Earlier today, Microsoft revealed that it was bringing an end to its Nokia X range of Android phones, with plans to transition some of these devices to the Windows Phone platform. But the company is going much further than this, as part of a major restructuring of its devices portfolio, which will soon see the company focusing exclusively on Windows Phone in the mobile space.
Microsoft executive (and former Nokia CEO) Stephen Elop said in an email to company employees today that its Smart Devices and Mobile Phones business units will be consolidated "into one phone business unit that is responsible for all of our phone efforts." This unit will be headed up by Jo Harlow who moved to Microsoft as part of its acquisition of Nokia's devices business earlier this year.
Microsoft will now consolidate all of its mobile efforts around Windows Phone
In a separate internal email, Harlow revealed that the company will now begin the process of phasing out not just Nokia X, but also its Asha and Series 40 feature-phones. "With the clear focus on Windows Phones," she wrote, "all Mobile Phones-related services and enablers are planned to move into maintenance mode, effective immediately. This means there will be no new features or updates to services on any Mobile Phones platform as a result of these plans."
This does not, of course, mean that existing devices will suddenly stop working, but the process of winding down support for these handsets will begin today. Harlow said that Microsoft is "committed to supporting our existing customers, and will ensure proper operation during the controlled shutdown of services over the next 18 months. A detailed plan and timeline for each service will be communicated over the coming weeks."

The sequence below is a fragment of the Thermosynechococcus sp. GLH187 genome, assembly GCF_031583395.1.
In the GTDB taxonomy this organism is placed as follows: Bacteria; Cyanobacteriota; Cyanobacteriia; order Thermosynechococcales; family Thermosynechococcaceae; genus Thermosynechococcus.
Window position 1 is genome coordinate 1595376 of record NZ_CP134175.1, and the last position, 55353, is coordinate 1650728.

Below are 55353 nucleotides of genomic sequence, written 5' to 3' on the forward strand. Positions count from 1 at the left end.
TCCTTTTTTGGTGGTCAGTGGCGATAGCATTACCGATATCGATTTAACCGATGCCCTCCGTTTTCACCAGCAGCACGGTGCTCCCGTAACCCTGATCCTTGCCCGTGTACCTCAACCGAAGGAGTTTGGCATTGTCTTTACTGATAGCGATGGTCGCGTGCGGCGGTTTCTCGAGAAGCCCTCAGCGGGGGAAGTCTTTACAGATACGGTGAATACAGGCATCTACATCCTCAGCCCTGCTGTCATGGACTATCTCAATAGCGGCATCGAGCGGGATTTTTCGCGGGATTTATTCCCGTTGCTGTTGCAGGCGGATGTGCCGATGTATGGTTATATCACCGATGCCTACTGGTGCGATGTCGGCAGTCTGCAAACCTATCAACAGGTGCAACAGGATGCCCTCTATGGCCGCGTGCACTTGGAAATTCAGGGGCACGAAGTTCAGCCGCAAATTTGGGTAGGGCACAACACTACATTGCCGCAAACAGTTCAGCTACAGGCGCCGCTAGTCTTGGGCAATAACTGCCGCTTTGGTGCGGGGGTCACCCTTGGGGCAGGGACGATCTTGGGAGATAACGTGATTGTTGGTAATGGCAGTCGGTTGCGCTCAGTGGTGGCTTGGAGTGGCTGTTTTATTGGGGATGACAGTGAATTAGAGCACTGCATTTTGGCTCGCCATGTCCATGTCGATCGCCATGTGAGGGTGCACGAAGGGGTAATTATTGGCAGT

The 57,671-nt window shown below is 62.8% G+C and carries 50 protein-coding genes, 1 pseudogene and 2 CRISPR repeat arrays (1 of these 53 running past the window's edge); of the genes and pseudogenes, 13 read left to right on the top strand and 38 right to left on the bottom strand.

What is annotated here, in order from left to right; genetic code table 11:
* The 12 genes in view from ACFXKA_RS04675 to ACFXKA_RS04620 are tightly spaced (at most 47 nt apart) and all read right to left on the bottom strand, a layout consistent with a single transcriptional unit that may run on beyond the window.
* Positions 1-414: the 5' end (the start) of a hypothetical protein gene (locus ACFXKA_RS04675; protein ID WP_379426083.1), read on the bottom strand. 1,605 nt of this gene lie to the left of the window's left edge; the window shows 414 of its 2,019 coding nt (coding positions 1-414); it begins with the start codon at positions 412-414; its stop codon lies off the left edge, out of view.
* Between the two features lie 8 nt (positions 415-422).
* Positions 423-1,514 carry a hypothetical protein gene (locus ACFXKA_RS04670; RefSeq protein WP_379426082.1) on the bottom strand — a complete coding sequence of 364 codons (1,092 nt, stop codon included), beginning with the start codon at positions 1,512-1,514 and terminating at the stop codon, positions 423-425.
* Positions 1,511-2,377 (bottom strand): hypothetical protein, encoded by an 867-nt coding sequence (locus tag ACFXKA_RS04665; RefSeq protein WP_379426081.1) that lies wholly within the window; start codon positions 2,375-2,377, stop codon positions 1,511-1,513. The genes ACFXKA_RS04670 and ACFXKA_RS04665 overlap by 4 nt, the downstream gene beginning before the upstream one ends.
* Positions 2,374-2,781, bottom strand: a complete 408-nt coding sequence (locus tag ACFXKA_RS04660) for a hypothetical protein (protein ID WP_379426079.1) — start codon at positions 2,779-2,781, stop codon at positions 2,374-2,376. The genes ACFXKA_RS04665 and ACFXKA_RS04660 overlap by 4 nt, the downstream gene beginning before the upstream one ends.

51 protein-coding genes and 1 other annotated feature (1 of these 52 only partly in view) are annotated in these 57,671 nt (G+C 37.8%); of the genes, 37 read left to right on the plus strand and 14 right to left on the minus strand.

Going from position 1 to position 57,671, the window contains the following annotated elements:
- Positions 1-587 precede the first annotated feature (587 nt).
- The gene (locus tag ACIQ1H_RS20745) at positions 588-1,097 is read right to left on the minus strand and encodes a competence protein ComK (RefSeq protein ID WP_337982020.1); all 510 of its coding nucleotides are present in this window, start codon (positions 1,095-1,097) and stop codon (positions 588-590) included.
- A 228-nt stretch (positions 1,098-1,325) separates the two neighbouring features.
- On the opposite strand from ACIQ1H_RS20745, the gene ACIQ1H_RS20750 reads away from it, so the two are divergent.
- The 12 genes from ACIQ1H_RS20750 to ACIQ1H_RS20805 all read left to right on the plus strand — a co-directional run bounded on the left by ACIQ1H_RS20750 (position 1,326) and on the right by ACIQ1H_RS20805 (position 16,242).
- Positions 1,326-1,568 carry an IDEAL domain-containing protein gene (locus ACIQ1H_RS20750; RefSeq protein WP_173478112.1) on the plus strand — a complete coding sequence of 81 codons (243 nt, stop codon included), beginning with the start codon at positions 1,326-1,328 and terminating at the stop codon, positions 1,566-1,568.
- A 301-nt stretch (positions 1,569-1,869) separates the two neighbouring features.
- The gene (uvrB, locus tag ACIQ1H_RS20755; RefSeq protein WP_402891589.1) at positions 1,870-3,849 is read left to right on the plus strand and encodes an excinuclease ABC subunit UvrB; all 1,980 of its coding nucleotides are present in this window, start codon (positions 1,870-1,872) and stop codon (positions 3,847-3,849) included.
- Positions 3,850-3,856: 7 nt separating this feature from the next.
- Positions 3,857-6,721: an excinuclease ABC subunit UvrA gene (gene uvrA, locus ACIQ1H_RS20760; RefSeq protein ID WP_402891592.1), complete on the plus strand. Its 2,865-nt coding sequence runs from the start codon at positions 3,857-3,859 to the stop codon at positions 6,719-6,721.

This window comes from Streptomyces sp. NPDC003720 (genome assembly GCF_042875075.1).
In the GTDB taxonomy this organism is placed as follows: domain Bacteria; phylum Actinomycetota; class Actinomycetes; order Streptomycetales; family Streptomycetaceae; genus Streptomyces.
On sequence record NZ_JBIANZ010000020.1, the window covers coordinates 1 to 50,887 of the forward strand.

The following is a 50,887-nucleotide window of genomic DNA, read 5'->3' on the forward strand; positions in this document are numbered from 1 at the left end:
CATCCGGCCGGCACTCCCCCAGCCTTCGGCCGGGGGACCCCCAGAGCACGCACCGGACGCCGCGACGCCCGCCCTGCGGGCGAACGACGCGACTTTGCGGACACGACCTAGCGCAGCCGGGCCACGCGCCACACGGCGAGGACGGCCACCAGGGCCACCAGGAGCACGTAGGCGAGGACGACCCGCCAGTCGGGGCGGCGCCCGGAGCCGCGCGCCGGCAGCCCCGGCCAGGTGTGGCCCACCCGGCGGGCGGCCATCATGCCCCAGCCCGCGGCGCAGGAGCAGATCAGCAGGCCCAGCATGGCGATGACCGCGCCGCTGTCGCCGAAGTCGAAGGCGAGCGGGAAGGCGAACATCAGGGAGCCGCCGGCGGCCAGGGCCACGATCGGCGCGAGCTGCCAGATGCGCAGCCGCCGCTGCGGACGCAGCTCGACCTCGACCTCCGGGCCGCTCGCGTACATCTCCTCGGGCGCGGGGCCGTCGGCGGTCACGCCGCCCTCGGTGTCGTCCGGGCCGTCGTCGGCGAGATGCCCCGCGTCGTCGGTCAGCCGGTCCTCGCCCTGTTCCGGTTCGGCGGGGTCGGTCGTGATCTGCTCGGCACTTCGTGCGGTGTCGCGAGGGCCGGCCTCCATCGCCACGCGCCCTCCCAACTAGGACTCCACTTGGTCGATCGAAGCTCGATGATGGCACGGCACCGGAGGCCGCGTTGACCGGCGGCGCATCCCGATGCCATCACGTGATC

Microsoft - and before that, Nokia - have expended considerable time and resources into trying to generate developer support for the Nokia X platform in particular, including many dev-focused events around the world in recent weeks. What do these changes mean for developers? "To focus on the growing momentum behind Windows Phone," Harlow said, "we plan to immediately begin ramping down developer engagement activities related to Nokia X, Asha and Series 40 apps and shift support to maintenance mode."
Hardware is not the only casualty under Microsoft's new plans. As The Verge reports, Nokia's popular MixRadio music streaming service (formerly Nokia Music) looks set to be divested from Microsoft's software portfolio. The company is still considering its options with no decisions yet finalised about its future, but says it has received "strong interest" from third parties with regards to a sell-off. Curiously, in a now-deleted tweet, the @MixRadio Twitter account implied that this wasn't the case.
Nokia Xpress Browser is also facing the same fate: "We plan to consider strategic options for Xpress Browser to enable continuation of the service outside of Microsoft," Harlow said.
With its low-cost feature phones now effectively dead-ended, Microsoft will be under increasing pressure to bring its Windows Phones down to ultra-low price points. The cheapest new Windows Phone handsets still cost around $100, while Android smartphones can be purchased for half that amount.
Source: The Verge